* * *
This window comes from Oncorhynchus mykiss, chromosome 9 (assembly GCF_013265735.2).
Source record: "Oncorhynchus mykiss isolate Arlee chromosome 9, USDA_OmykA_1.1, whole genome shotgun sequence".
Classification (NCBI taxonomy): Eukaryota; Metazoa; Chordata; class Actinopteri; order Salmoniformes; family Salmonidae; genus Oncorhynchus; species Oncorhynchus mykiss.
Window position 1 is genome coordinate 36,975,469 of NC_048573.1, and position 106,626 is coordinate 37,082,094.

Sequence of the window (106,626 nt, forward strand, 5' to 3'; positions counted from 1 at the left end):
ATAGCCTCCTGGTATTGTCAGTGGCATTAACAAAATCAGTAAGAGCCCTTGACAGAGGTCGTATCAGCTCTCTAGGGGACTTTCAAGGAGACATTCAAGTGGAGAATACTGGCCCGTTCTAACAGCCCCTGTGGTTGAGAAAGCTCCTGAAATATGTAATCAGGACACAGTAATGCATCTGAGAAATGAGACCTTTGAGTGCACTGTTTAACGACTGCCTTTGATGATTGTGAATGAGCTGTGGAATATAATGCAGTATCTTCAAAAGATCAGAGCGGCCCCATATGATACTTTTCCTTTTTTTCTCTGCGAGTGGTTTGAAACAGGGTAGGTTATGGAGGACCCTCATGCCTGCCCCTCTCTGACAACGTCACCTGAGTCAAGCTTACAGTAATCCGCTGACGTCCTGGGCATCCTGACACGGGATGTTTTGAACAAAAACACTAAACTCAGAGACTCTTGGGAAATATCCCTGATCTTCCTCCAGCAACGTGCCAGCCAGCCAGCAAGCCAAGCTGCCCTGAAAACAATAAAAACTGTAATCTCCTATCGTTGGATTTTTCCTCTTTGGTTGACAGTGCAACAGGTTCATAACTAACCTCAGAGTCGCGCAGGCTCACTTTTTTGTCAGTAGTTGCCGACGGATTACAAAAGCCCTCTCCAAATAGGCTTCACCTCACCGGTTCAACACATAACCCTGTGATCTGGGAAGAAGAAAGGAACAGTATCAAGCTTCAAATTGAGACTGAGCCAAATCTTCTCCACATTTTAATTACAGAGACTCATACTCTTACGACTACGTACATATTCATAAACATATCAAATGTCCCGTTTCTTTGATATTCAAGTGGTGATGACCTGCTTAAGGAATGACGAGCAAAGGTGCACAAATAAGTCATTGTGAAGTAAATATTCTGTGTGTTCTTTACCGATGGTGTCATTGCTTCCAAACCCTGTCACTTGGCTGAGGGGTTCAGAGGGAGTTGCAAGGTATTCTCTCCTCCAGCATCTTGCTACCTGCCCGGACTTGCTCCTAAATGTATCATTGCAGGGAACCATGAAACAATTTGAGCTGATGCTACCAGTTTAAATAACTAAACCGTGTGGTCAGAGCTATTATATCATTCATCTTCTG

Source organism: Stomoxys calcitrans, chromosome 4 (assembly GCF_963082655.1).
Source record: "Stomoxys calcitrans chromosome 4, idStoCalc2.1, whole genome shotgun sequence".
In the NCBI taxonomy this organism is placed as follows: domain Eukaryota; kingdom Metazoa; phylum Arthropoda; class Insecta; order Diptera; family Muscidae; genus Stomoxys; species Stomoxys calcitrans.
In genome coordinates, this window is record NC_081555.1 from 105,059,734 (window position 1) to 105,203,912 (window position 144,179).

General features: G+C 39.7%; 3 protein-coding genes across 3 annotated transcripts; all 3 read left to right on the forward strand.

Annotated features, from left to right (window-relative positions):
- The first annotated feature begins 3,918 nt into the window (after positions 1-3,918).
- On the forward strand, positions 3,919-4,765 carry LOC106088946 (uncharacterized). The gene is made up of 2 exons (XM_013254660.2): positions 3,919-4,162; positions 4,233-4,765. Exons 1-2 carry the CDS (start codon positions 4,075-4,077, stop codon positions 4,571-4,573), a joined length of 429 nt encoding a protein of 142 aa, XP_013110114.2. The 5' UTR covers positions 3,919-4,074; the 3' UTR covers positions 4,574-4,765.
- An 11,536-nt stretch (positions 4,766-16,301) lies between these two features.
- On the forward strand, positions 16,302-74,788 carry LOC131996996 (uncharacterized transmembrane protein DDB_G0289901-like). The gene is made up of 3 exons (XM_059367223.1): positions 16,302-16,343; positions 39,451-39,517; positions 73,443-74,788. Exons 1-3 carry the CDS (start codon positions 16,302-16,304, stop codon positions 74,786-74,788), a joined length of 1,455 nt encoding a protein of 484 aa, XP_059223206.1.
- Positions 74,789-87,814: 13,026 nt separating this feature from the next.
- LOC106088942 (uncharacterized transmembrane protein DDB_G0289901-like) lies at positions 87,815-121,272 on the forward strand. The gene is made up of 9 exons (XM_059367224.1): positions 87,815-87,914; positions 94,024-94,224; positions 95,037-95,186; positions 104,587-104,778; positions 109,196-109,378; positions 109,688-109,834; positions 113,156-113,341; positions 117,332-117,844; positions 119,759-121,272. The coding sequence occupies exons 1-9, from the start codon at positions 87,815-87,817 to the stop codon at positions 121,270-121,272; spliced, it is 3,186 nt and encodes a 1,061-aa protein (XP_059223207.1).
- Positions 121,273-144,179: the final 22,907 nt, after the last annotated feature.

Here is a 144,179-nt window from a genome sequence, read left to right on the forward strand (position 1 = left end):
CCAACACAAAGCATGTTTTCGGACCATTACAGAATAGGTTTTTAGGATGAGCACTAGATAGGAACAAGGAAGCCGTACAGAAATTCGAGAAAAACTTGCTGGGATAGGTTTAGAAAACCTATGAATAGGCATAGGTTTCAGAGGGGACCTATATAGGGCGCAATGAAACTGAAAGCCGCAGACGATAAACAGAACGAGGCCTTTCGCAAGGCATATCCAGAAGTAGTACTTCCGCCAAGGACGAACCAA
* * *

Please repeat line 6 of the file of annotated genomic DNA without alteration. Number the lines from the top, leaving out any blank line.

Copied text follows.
ATAGCCTCCTGGTATTGTCAGTGGCATTAACAAAATCAGTAAGAGCCCTTGACAGAGGTCGTATCAGCTCTCTAGGGGACTTTCAAGGAGACATTCAAGTGGAGAATACTGGCCCGTTCTAACAGCCCCTGTGGTTGAGAAAGCTCCTGAAATATGTAATCAGGACACAGTAATGCATCTGAGAAATGAGACCTTTGAGTGCACTGTTTAACGACTGCCTTTGATGATTGTGAATGAGCTGTGGAATATAATGCAGTATCTTCAAAAGATCAGAGCGGCCCCATATGATACTTTTCCTTTTTTTCTCTGCGAGTGGTTTGAAACAGGGTAGGTTATGGAGGACCCTCATGCCTGCCCCTCTCTGACAACGTCACCTGAGTCAAGCTTACAGTAATCCGCTGACGTCCTGGGCATCCTGACACGGGATGTTTTGAACAAAAACACTAAACTCAGAGACTCTTGGGAAATATCCCTGATCTTCCTCCAGCAACGTGCCAGCCAGCCAGCAAGCCAAGCTGCCCTGAAAACAATAAAAACTGTAATCTCCTATCGTTGGATTTTTCCTCTTTGGTTGACAGTGCAACAGGTTCATAACTAACCTCAGAGTCGCGCAGGCTCACTTTTTTGTCAGTAGTTGCCGACGGATTACAAAAGCCCTCTCCAAATAGGCTTCACCTCACCGGTTCAACACATAACCCTGTGATCTGGGAAGAAGAAAGGAACAGTATCAAGCTTCAAATTGAGACTGAGCCAAATCTTCTCCACATTTTAATTACAGAGACTCATACTCTTACGACTACGTACATATTCATAAACATATCAAATGTCCCGTTTCTTTGATATTCAAGTGGTGATGACCTGCTTAAGGAATGACGAGCAAAGGTGCACAAATAAGTCATTGTGAAGTAAATATTCTGTGTGTTCTTTACCGATGGTGTCATTGCTTCCAAACCCTGTCACTTGGCTGAGGGGTTCAGAGGGAGTTGCAAGGTATTCTCTCCTCCAGCATCTTGCTACCTGCCCGGACTTGCTCCTAAATGTATCATTGCAGGGAACCATGAAACAATTTGAGCTGATGCTACCAGTTTAAATAACTAAACCGTGTGGTCAGAGCTATTATATCATTCATCTTCTG